When I had finished my time at Northgate, I did a year's secretarial course at Whitwood Technical College before working at Kays in Leeds. One night I couldn't get home as the buses had stopped running due to the severe fog. My Mam asked my brother-in-law, Stan, if he could get me home. Unfortunately, his car wasn't registered but, ever the resourceful type, Stan got the label from a Guinness bottle and put that in the window; it looked the part!

After leaving Kays I got a job at Hepworth Tailors and if ever the buses stopped running I would get the train from Leeds which would take me to Monkhill Station. It was a long walk home in the fog from the station to Star Yard with a scarf around my mouth.

I suppose I would have been about 15 when I started going dancing and I loved it. We used to go to the church hall at the bottom of Baghill where it was mostly ‘gay gordons’ and the progressive barn dance . The progressive was a good one as you got to check out the boys but it was disappointing when it was a girl taking the boys part as was often the case.

The Berry Siblings of Pontefract

The Berry Siblings, photographed in 1996 - Submitted by Doreen Gibson
Left to right: Sylvia, David, Doreen, Beryl, Jack, Dorothy.
This is the only photograph of us all together.

I went to the Crescent Ballroom mainly during the week when we would learn the dances and on a Saturday night when it was the real thing. At that time ballroom dancing was on television and I could just imagine myself in one of those wonderful sequined dresses floating around the floor. My older brothers and sisters used to go to the Embassy but Mam wouldn't let me go there; I think she thought the standard had dropped. One night I went to the Crescent Dance in a new dress I got from Kays club, thinking I looked the bees knees. When I arrived I discovered two other girls in exactly the same dress. I quickly ducked home and changed. A few boys who came to the dance were forever popping out for a beer and would come back in sucking on a mint. I don't know who they thought they were kidding. They were always there for the last few dances though - funny that.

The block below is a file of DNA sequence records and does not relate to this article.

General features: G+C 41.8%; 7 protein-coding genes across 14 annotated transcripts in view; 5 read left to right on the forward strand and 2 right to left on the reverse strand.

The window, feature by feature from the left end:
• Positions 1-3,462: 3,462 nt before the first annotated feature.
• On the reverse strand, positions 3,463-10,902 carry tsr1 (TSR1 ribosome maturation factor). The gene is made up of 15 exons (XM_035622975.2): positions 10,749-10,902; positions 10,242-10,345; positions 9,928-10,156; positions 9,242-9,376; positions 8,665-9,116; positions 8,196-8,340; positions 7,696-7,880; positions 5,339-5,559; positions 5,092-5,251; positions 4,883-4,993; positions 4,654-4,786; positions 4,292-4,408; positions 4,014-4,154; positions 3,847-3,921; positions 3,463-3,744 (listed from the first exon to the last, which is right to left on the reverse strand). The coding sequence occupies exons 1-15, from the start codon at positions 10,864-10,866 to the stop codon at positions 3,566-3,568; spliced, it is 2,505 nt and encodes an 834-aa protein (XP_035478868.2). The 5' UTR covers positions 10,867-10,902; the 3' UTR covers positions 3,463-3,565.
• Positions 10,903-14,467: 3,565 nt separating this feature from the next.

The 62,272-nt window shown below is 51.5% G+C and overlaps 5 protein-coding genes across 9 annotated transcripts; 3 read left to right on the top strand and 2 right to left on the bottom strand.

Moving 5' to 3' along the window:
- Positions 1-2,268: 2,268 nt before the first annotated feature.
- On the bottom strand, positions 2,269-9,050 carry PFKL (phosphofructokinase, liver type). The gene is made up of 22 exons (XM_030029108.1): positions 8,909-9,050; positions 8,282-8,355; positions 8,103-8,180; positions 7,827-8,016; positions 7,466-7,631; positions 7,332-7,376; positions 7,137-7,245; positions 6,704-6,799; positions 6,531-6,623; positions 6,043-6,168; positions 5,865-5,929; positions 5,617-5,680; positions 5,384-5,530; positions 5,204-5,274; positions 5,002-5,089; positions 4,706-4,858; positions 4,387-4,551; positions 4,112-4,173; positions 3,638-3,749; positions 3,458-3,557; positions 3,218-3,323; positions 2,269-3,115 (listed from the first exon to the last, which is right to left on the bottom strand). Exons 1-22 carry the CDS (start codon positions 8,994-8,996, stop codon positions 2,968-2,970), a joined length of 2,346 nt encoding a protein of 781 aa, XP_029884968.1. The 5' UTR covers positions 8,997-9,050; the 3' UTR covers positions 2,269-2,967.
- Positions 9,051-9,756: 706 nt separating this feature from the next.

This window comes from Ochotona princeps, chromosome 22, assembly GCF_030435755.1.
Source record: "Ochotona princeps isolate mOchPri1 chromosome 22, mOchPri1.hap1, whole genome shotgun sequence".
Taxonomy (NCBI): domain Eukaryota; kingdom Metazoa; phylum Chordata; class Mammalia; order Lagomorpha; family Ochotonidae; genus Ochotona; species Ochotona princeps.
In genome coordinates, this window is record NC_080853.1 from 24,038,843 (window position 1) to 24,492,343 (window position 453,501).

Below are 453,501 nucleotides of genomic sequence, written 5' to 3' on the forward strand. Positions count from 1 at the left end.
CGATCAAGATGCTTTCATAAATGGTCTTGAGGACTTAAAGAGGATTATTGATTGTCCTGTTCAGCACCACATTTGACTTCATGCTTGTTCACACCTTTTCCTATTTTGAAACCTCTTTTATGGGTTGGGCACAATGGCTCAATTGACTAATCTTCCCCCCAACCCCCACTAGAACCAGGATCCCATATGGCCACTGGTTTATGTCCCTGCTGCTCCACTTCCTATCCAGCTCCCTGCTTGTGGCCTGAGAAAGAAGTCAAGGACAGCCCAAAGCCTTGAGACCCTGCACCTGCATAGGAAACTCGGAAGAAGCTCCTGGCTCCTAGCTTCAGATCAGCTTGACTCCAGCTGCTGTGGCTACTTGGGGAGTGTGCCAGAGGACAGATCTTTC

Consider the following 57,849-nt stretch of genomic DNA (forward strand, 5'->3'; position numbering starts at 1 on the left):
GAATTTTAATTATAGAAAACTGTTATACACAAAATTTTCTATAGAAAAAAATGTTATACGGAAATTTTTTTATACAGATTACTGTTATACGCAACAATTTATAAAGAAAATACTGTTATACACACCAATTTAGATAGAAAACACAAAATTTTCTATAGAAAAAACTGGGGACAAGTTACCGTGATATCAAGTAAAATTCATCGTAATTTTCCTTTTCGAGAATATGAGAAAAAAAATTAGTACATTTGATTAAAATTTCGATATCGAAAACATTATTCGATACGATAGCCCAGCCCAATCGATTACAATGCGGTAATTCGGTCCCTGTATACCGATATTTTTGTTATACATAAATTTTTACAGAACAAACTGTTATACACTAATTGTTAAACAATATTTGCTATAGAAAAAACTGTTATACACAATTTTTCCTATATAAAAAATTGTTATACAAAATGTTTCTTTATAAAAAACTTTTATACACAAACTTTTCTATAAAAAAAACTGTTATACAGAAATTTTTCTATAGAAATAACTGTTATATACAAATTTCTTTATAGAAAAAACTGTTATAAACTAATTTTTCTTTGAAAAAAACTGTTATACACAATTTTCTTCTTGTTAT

Being a big family, clothes used to be passed down if they were suitable and I remember a particular dress my sister Beryl had which I couldn't wait to get so that I could go to the dance in it. It had a crossover bodice and a white underskirt with a floaty material over the top which had a faint check in it. I eventually got it.

I used to go to the dance with Pam Fitton and afterwards she would often stay at our house or we would walk home to her place in Ladybalk. We used to practice dancing in their lounge room to "Who's Sorry Now" by Connie Francis.

I emigrated to Australia with my husband David Gibson and children, Simon and Jenny, in 1970, and we are very happy here, especially now that we have four lovely grandchildren, but it's never easy to leave family behind and Yorkshire is still special to me, so it's great to take a trip 'back home'.

Doreen Gibson.